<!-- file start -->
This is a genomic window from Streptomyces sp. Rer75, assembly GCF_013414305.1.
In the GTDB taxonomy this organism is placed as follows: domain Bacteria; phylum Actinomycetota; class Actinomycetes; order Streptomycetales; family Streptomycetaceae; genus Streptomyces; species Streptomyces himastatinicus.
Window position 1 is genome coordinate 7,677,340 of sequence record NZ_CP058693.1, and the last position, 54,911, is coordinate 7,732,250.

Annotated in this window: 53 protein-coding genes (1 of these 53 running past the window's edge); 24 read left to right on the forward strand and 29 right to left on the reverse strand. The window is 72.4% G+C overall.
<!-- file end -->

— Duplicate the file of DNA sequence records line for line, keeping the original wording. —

This is a genomic window from Streptomyces sp. Rer75, assembly GCF_013414305.1.
In the GTDB taxonomy this organism is placed as follows: domain Bacteria; phylum Actinomycetota; class Actinomycetes; order Streptomycetales; family Streptomycetaceae; genus Streptomyces; species Streptomyces himastatinicus.
Window position 1 is genome coordinate 7,677,340 of sequence record NZ_CP058693.1, and the last position, 54,911, is coordinate 7,732,250.

Annotated in this window: 53 protein-coding genes (1 of these 53 running past the window's edge); 24 read left to right on the forward strand and 29 right to left on the reverse strand. The window is 72.4% G+C overall.